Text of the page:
I'm not saying there is anything wrong with FWHing, but that wasn't the OP's question. They asked if there were any reasons to not always use the technique. So yeah, if you are trying to make something like Pliney, then you shouldn't. If you are trying to make something really flavorful without the in-your-face bitterness, then FWH fits the bill. There are lots of ways to make a great IPA, and no compelling reason to restrict your brewing to just one of those techniques.

 
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Old 04-03-2013, 03:21 PM   #17
Greels
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Subscribed.

I really like where this thread is going. I have yet to try FWH in my IPAs, but I will be doing it in my next batch for sure. These debates and "unknowns" are part of the reason I love homebrewing

 
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Old 04-03-2013, 03:45 PM   #18
Proboscidea
 
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I did FWH-ing for a while, but I didn't like how it cut waaaaaaaaaay down on the bitterness. They're not kidding about that. Part of me was like, "why am I wasting money on bittering hops that I'm just gonna mute?" I know there are subtleties that step forward when you take away the bitterness, but my palate doesn't get 'em. It wants the donkey-punch. So I don't do it any more.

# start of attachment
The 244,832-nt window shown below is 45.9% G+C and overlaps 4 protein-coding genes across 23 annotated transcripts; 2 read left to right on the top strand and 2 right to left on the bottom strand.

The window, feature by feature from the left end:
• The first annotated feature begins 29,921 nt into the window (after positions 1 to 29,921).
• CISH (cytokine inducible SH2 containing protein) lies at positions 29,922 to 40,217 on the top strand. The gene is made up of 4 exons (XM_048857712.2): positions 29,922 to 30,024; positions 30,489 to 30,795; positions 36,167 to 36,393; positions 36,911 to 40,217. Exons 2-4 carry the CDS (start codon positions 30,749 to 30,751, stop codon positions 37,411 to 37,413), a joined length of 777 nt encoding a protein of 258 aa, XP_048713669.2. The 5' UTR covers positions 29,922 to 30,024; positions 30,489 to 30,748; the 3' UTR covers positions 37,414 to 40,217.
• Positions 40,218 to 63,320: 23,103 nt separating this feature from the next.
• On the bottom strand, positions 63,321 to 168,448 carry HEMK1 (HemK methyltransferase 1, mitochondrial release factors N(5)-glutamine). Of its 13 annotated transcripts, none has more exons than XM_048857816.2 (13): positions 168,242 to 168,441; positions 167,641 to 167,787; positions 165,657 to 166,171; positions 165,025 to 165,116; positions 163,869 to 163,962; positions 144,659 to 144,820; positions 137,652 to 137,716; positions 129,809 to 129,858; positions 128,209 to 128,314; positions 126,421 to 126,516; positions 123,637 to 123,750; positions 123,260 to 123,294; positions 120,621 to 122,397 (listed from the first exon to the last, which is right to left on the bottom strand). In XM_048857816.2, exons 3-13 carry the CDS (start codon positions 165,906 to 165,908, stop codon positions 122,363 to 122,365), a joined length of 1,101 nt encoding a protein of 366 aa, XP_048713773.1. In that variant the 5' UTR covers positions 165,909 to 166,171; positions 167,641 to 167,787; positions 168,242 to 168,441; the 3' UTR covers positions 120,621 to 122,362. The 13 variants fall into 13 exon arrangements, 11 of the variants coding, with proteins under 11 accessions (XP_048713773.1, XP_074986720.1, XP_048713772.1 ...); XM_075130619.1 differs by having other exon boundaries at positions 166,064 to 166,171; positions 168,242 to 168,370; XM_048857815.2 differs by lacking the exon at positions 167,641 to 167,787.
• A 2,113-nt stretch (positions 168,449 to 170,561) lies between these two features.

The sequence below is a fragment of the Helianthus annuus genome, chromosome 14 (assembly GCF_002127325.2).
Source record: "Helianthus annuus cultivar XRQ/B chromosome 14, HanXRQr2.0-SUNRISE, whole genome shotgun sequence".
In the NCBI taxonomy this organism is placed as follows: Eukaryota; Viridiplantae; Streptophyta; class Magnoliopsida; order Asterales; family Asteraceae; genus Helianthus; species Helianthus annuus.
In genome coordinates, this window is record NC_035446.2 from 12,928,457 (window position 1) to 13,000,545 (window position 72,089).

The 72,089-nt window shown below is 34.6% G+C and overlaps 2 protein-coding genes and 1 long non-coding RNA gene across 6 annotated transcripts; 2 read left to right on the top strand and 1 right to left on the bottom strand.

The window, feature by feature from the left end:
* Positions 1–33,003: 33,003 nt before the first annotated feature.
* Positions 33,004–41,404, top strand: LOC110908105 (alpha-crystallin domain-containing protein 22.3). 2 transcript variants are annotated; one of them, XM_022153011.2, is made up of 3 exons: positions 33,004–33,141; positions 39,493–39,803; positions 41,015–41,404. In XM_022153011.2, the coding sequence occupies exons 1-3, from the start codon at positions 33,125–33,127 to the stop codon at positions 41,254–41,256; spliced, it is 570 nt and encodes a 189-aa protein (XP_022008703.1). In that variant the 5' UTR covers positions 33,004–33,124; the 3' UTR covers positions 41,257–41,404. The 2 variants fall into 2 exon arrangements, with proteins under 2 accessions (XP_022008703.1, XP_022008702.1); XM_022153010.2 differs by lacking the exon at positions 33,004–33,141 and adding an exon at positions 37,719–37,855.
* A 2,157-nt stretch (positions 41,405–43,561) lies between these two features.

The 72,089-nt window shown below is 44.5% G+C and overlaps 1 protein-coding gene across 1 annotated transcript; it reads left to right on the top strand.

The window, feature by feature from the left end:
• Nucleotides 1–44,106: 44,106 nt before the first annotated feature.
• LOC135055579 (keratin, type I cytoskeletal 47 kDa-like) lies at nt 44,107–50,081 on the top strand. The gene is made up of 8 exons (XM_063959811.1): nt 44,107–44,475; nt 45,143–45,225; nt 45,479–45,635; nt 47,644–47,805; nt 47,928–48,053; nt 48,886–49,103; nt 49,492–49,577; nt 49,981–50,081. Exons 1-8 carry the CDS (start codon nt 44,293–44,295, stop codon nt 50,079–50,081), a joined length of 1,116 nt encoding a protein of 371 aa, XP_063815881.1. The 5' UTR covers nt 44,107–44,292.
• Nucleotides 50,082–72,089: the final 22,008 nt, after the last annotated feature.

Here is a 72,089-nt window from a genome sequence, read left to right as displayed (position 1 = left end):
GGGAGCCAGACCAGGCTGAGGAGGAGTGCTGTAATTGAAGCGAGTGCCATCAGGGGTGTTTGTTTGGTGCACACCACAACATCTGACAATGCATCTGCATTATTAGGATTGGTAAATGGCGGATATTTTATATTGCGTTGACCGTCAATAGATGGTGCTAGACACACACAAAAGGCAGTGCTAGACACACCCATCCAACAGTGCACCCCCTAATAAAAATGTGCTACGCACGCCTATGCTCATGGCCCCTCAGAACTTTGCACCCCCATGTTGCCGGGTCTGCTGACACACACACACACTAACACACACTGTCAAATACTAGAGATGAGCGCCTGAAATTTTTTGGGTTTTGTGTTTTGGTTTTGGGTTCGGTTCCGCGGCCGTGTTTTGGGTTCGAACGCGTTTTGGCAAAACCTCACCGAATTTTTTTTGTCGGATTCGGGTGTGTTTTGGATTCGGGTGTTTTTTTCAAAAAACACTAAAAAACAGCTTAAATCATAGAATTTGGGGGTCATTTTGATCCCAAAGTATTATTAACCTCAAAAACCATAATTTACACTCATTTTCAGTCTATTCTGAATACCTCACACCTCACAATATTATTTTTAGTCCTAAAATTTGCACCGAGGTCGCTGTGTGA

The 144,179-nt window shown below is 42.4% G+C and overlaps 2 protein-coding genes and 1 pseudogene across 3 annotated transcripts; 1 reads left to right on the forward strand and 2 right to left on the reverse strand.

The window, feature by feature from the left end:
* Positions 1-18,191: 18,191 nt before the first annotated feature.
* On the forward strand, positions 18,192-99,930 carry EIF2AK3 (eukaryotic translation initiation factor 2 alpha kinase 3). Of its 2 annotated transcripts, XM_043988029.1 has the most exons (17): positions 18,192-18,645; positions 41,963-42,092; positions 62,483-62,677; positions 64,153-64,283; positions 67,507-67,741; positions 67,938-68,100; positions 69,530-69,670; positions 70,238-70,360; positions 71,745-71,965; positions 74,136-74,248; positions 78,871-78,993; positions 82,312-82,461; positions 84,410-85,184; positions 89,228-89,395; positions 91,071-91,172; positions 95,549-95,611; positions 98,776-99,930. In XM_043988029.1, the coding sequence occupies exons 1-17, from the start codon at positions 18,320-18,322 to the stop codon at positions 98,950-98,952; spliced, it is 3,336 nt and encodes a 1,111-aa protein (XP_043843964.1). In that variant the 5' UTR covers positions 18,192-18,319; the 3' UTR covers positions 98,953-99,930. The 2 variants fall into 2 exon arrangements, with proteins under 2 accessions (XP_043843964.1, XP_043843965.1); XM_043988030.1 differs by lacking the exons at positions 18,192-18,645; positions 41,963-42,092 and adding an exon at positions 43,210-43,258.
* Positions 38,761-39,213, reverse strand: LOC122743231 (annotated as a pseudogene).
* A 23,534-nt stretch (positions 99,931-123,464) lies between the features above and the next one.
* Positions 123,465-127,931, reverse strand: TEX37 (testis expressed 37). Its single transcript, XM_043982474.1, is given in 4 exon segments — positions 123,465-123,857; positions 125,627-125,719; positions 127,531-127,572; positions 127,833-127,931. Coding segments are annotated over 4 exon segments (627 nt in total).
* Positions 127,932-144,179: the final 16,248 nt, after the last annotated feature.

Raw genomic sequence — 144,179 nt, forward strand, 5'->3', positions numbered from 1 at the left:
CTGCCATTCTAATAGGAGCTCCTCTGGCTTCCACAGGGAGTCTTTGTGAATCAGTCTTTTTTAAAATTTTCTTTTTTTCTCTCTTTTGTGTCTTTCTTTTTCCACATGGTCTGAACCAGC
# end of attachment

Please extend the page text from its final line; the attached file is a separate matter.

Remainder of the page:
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Old 04-03-2013, 10:45 PM   #19
tknice
 
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Quote:
Originally Posted by Proboscidea View Post
I did FWH-ing for a while, but I didn't like how it cut waaaaaaaaaay down on the bitterness. They're not kidding about that. Part of me was like, "why am I wasting money on bittering hops that I'm just gonna mute?" I know there are subtleties that step forward when you take away the bitterness, but my palate doesn't get 'em. It wants the donkey-punch. So I don't do it any more.
I don't understand what you are saying. FWH is not muting anything. Whatever recipe you make that gives you the bitterness you're after, throw an additional oz in as FWH and see how you like it.

 
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Old 04-04-2013, 12:57 AM   #20
theveganbrewer
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Quote:
Originally Posted by tknice View Post
I don't understand what you are saying. FWH is not muting anything. Whatever recipe you make that gives you the bitterness you're after, throw an additional oz in as FWH and see how you like it.
FWH allows hop polyphenols to attach to the hot break and fall out at the beginning of the boil. It leaves a higher IBU beer with less bitterness. Bitterness is more about polyphenol perception than alpha acids. You can have a higher IBU beer taste less bitter than a lower one because of this FWH effect and what it does to the polyphenols.

So you are essentially muting the bitterness perception of your hops. You could get a similar effect by just boiling less bittering hops. Hence why he said it was like wasting hops.